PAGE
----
When you say “I’ll buy the tool” I’m assuming you mean the tool that removes the entire freewheel from the hub, which will make your project easier to manage. As mentioned by others, a punch (or even a nail) and a hammer is all that’s needed to disassemble the freewheel but I’d go with the non-disassembly method first. Also, as mentioned by others, WD40 might not be the best choice for flushing the gunk from the innards of the freewheel. I’ve used both kerosene and mineral spirits with good results. I’d start by a long soak in your chosen solvent followed by flushing from either out to in or in to out, using something like a turkey baster, large syringe or ear bulb syringe. Do so until, as Mr Stewart says, the solvent come thru clean then allow the remaining solvent to flow out on to a paper towel or something similar. Before adding the heavy oil (I generally use Phil’s Tenacious Oil) check to be sure that the freewheel spins freely in the counter (anti) clockwise direction and that the pawls engage the ratchet mechanism in the opposite direction. And yes, without lubricant, it will be noisy! With the freewheel placed flat (again on an absorbent something like a paper towel or rag) dribble the heavy oil of choice into the mechanism. I usually do so outside to inside but I’m not sure it really matters.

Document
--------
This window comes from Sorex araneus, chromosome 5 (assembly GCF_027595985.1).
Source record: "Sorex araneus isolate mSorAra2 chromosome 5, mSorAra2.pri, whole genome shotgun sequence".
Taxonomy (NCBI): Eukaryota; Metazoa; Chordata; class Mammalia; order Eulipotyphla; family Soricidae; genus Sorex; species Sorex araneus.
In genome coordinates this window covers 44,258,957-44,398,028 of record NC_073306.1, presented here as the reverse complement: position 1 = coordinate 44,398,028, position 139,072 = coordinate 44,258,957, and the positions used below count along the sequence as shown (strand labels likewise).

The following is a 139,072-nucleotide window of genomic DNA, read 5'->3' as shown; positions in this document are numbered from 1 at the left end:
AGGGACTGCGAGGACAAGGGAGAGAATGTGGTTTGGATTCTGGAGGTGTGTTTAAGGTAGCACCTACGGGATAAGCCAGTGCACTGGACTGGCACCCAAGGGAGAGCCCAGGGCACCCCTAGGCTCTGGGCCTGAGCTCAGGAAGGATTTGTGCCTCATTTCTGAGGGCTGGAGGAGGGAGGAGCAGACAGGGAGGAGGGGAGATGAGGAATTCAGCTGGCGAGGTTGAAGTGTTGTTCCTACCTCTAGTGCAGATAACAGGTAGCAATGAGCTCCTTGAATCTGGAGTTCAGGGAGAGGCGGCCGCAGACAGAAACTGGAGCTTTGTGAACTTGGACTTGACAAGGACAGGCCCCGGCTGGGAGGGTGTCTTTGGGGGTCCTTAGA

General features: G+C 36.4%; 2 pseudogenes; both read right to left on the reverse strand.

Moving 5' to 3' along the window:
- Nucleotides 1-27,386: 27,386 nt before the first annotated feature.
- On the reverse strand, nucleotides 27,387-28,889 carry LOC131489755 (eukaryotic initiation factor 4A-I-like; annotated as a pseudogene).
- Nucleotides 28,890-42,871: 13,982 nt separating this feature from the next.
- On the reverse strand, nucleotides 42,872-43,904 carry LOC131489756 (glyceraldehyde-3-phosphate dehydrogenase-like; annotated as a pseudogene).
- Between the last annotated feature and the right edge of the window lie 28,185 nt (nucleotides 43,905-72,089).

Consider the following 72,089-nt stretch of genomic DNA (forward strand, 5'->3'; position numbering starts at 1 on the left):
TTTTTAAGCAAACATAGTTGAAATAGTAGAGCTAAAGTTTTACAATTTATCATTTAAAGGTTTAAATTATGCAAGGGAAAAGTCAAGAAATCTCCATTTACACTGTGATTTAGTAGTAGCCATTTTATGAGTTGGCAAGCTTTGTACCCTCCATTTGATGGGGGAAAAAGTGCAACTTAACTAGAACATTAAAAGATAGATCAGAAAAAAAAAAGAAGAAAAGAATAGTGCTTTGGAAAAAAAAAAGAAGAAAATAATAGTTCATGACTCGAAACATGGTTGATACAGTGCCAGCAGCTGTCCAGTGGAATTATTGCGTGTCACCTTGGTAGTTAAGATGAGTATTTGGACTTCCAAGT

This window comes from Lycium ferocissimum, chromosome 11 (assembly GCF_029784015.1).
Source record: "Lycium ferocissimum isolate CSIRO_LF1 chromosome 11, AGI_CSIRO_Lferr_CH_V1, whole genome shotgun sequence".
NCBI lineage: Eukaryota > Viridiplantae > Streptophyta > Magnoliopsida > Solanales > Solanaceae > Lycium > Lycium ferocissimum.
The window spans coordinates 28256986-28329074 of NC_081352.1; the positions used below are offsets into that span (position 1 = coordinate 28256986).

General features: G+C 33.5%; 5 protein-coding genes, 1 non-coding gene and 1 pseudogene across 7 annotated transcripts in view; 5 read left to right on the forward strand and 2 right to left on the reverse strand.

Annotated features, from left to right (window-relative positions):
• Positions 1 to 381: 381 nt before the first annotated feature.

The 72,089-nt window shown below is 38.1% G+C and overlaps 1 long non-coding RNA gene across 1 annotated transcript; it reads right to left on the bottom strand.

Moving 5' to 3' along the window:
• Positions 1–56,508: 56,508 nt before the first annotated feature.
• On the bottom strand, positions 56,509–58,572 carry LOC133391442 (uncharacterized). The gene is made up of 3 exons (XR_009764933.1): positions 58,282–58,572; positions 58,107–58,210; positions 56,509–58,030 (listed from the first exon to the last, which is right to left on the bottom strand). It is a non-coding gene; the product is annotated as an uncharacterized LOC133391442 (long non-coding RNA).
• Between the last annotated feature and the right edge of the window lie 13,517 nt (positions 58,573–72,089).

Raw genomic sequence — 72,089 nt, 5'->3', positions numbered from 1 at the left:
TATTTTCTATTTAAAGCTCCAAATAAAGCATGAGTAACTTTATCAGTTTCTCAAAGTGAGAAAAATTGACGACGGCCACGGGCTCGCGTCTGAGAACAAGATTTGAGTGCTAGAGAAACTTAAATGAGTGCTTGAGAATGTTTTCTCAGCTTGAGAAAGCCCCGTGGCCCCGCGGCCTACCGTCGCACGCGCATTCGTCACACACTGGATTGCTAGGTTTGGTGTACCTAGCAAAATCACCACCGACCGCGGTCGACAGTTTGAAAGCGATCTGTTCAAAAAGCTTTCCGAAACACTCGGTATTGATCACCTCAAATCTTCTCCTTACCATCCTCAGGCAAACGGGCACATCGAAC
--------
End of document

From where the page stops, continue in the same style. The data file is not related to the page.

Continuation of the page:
If the freewheel is still “noisy”, a complete disassembly may be necessary. Doable for sure but kinda putsy. If you go that route, I’d recommend working on a flat surface with large towel place down first. Tiny bearings are likely to “go everywhere”! You may not need to ask me how I know.

Last edited by sovende; 03-14-22 at 08:39 AM. Reason: Clarification
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Old 03-14-22, 12:40 PM
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After flushing the freewheel it is clearly noisier, but the noise isn't the one which annoys me. One thing I've just noticed is that when I spin the freewheel alone, not on the bike, the sound almost entirely disappears. However, when I lay the wheel on its "back" and manually rotate the freewheel, applying pressure on it, the gritty noise is clearly there. I'm not sure I understand what this means. From what I understand in such a case I'm not applying extra pressure on the top bearings. Perhaps the faulty/noisy bearings would be the "lower ones" ? I've also noticed that there is quite a bit of play in the mecanism. Could this be the source of the noise?